Elizabeth Warren’s campaign got a much-needed boost during her first visit to the Bay Area as a Democratic presidential candidate. Her fiery speeches, first in Kamala Harris’ home turf of Oakland, then at the California state party convention at Moscone Center, railed against corporate greed, government pandering to moneyed interests, and especially income inequality. The speeches were very well received, notable in the Bay Area, where perhaps the largest concentration of wealth on earth is located.
Warren brings her “I got a plan for that’ mantra to bear on the issue of income inequality, a top ten issue to Democratic voters. As per Fortune magazine, America has the highest level of inequality in the world, with the richest 1% owning 40% of the total household wealth as of 2017, up from 33% in 2013. But as Warren points out, it’s not so much income- but rather wealth inequality that’s the issue. That’s because wealth of the superrich is concentrated in assets such as real estate, stocks and bonds far more than in ordinary income as with most Americans. Warren Buffett’s net worth, for example, is estimated at $84 billion - mostly in stocks – while he pays himself only $100,000 per year as an income. He once famously pointed-out that he pays far less in taxes relative to his net worth than does his secretary.
Warren’s Wealth Tax proposal seeks to address both this wealth inequality and the tax burden disparity. The proposal would tax a family’s total wealth at values above $50 million at 2% per year, with an additional surcharge of 1% over $1 billion. About 75,000 families would owe such a tax (or 1 out of 1,700) as per estimates, bringing in $2.75 trillion over 10 years.
But critics of the plan point to the administrative nightmare the IRS would have trying to keep track of illiquid assets (e.g., real estate or stakes in privately held companies), which are changing constantly in value. The superrich are very likely to mount a formidable challenge to such a tax, and they have considerable resources to do it with. Wealth taxes are historically notorious for avoidance and they typically raise much less than expected, according to economists. Which is why most western democracies have abandoned the idea decades ago. Perhaps more importantly, even were the tax to be passed by Congress, it would likely be struck down by the Supreme Court as unconstitutional. The power to levy such a “direct tax” is seen as a one reserved for the States and not the Federal government.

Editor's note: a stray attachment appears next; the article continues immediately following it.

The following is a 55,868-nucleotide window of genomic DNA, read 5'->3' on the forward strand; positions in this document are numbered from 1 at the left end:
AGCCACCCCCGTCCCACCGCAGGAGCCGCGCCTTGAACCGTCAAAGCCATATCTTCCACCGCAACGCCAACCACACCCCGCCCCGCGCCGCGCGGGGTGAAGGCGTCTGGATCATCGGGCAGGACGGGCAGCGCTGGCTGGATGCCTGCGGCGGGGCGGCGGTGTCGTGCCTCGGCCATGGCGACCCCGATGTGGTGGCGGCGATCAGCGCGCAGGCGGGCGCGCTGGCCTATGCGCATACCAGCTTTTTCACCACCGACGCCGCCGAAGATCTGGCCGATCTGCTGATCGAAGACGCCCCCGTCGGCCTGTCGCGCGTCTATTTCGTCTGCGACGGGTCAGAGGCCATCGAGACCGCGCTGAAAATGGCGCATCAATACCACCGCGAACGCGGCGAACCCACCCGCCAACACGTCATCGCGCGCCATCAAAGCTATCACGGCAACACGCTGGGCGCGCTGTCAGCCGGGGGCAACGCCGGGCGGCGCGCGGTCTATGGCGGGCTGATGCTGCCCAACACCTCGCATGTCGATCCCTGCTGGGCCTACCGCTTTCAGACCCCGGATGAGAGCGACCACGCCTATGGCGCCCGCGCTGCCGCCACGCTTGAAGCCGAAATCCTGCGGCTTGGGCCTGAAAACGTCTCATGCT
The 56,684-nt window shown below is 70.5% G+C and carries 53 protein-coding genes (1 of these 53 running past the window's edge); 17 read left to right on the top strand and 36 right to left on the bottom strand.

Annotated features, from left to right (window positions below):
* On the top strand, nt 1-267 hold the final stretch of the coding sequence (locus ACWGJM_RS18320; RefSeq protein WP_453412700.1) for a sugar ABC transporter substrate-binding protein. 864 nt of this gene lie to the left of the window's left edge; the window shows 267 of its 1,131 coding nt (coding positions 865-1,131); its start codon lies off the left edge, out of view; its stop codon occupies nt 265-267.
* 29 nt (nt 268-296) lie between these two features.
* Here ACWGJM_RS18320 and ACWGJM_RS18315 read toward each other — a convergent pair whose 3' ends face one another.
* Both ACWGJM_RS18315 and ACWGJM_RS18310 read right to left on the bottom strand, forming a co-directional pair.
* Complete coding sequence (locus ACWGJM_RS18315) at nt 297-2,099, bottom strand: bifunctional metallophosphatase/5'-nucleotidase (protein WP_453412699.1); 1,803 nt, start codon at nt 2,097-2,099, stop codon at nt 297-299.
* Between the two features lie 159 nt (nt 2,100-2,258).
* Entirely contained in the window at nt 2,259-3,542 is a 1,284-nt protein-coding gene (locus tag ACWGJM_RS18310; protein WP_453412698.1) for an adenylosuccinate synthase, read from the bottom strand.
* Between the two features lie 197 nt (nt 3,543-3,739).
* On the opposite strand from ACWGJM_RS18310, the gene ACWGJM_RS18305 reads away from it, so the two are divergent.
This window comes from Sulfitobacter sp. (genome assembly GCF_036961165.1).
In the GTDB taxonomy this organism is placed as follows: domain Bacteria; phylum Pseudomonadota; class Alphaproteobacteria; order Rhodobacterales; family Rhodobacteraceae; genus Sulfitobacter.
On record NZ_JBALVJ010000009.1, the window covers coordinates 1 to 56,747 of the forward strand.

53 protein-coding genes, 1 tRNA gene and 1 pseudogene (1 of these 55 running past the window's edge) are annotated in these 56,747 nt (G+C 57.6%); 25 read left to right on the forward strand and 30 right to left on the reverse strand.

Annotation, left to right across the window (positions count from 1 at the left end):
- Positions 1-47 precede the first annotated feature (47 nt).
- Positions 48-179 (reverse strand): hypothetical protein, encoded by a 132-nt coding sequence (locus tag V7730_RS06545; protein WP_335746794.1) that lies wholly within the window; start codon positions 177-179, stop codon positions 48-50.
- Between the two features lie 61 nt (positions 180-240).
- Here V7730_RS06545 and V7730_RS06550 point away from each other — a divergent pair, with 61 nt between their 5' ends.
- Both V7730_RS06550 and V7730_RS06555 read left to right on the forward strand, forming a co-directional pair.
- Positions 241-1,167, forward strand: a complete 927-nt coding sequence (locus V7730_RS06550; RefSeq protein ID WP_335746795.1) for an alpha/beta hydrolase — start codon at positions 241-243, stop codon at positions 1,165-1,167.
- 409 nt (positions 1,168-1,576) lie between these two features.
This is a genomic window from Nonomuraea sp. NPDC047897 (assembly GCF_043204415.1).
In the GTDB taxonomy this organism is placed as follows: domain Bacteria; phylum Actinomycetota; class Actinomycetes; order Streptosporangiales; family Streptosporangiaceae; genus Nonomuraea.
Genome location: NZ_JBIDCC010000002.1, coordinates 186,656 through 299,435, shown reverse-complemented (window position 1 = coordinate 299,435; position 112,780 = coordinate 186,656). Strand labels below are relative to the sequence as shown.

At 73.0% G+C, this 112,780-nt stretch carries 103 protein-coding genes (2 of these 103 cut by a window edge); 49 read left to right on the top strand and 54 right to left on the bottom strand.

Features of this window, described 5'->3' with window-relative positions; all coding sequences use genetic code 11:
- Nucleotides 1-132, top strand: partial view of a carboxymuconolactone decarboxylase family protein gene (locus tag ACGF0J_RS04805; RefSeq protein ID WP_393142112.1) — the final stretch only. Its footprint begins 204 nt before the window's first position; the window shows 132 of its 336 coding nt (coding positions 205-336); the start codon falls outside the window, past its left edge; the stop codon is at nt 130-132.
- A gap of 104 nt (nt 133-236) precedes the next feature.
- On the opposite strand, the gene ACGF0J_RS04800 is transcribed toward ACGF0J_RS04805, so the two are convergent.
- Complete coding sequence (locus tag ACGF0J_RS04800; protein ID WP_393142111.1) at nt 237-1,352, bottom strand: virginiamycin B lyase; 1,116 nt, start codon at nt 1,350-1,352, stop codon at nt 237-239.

Opponents of the plan also point out that the proposal would tax the very large-scale investments that most contribute to the economy and create the largest number of jobs. Such a tax would disincentivize the kinds of investments that can transform society but which don’t pay steady, predictable returns favored by smaller and institutional investors.
So what do you think of Elizabeth Warren’s proposal? Join us at SFDebate to air your opinions and debate those of others. $5 will be charged at the door for all attendees.